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Home Publications Blogs Beat the Press China and Protectionism: It Ain't Quite as Simple as They Tell Us

China and Protectionism: It Ain't Quite as Simple as They Tell Us

Wednesday, 24 October 2012 04:25

Eduardo Porter has an interesting column on Governor Romney's threat to declare China a "currency manipulator" on day 1 of his administration. He makes the point that the real value of China's currency has risen substantially against the dollar in the last two years. He also notes that China is not the only country that deliberately props up the dollar relative to its own currency. Most importantly, he points out (as I have frequently noted) that declaring China a currency manipulator does nothing by itself. Inevitably the outcome of the currency issue would depend on a process of negotiation with China.

This is all true. However in the process of making his case, Porter takes advantage of a study by Gary Hufbauer on the cost of U.S. tariffs on imports of tires from China, which is more than a little suspect. Hufabauer, who is famous for predicting that NAFTA would create 250,000 jobs by increasing the U.S. trade surplus with Mexico, calculated the country paid over $900,000 for each job it saved in the tire industry as a result of the tariff. Most of this money was paid to other countries, since most tires are imported. He concluded that the net effect of higher tire prices was a modest loss of jobs, since consumers had less money to spend on other items. In addition, China retaliated by imposing barriers on imports of chicken parts that Hufbauer calculates reduced exports by $1 billion.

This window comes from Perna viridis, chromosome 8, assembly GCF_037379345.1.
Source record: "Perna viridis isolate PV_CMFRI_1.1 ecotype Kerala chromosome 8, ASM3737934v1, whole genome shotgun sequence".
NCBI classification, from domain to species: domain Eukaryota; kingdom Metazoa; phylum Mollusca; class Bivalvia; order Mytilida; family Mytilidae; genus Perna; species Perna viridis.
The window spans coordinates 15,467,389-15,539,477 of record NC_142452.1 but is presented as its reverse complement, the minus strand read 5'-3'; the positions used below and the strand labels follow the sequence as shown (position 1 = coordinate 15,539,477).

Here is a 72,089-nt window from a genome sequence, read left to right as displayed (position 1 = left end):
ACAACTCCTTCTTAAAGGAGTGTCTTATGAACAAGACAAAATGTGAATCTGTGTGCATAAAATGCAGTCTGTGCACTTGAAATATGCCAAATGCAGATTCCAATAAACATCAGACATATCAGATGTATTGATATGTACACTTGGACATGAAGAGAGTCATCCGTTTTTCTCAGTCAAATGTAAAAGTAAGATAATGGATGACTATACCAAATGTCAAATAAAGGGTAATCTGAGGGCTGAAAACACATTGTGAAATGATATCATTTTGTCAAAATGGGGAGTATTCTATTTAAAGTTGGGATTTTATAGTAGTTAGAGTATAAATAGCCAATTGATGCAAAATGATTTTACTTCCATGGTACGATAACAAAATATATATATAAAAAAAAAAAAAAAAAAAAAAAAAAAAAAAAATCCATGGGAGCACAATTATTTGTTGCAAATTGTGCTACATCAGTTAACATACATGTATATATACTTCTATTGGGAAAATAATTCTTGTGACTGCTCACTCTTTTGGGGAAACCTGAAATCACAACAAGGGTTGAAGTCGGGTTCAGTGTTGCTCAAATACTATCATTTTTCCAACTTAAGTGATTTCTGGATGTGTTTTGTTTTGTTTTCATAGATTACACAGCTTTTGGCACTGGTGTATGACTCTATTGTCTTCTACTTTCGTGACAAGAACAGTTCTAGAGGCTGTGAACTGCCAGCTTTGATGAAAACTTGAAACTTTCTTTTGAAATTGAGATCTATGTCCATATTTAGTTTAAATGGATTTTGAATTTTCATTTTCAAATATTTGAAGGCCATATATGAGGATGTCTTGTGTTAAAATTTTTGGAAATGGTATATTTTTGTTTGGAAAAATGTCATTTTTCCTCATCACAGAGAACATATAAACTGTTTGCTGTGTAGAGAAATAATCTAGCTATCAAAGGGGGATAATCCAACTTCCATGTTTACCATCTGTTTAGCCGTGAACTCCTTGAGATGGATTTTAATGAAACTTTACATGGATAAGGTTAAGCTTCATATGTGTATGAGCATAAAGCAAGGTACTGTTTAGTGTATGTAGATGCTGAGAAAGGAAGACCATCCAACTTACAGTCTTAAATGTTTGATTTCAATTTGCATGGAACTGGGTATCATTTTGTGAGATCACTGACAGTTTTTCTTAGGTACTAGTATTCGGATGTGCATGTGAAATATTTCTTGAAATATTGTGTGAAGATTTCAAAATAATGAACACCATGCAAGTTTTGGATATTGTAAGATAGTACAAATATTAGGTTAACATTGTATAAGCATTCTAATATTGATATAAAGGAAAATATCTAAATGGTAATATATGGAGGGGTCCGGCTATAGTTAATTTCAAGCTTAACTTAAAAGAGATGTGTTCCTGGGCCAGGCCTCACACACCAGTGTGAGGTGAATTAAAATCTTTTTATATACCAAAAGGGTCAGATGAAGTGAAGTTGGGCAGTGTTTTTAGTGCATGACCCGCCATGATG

There are several aspects to Hufbauer's analysis that are very questionable. The most important is that he ignored the timing of the tariff. It was imposed in September of 2009, just as the car industry was recovering from its recession lows. Hufbauer attributes all the rise in tire prices in the fall of 2009 to the tariff. However, car prices more generally also rose in the fall of 2009 in response to the pick-up in demand. At the time the tariff was imposed in September of 2009 car prices were actually somewhat lower than their level of two years earlier. (They have risen by about 7 percent in total since the time the tariff was imposed.) Hufabuer makes no effort to control for the uptick in car demand in assessing the impact of the tariff on tire prices, which means he has almost certainly overstated its impact.